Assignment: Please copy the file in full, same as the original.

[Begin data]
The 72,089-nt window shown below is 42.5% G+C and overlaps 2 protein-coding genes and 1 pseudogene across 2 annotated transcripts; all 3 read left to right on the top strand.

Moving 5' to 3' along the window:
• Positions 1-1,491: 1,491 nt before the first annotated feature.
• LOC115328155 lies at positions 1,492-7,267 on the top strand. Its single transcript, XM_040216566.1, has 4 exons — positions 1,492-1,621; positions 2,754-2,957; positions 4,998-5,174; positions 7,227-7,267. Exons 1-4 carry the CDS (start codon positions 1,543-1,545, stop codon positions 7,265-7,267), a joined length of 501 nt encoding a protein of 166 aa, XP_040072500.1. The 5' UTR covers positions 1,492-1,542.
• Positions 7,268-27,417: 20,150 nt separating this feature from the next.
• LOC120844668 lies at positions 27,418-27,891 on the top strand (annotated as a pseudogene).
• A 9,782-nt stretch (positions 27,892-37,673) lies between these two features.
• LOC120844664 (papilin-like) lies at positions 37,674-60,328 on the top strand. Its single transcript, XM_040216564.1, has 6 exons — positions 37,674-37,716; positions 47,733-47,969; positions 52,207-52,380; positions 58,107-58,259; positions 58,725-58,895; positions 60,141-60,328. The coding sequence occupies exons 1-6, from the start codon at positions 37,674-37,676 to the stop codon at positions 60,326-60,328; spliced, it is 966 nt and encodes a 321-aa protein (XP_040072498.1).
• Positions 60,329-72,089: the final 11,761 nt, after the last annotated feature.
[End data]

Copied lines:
The 72,089-nt window shown below is 42.5% G+C and overlaps 2 protein-coding genes and 1 pseudogene across 2 annotated transcripts; all 3 read left to right on the top strand.

Moving 5' to 3' along the window:
• Positions 1-1,491: 1,491 nt before the first annotated feature.
• LOC115328155 lies at positions 1,492-7,267 on the top strand. Its single transcript, XM_040216566.1, has 4 exons — positions 1,492-1,621; positions 2,754-2,957; positions 4,998-5,174; positions 7,227-7,267. Exons 1-4 carry the CDS (start codon positions 1,543-1,545, stop codon positions 7,265-7,267), a joined length of 501 nt encoding a protein of 166 aa, XP_040072500.1. The 5' UTR covers positions 1,492-1,542.
• Positions 7,268-27,417: 20,150 nt separating this feature from the next.
• LOC120844668 lies at positions 27,418-27,891 on the top strand (annotated as a pseudogene).
• A 9,782-nt stretch (positions 27,892-37,673) lies between these two features.
• LOC120844664 (papilin-like) lies at positions 37,674-60,328 on the top strand. Its single transcript, XM_040216564.1, has 6 exons — positions 37,674-37,716; positions 47,733-47,969; positions 52,207-52,380; positions 58,107-58,259; positions 58,725-58,895; positions 60,141-60,328. The coding sequence occupies exons 1-6, from the start codon at positions 37,674-37,676 to the stop codon at positions 60,326-60,328; spliced, it is 966 nt and encodes a 321-aa protein (XP_040072498.1).
• Positions 60,329-72,089: the final 11,761 nt, after the last annotated feature.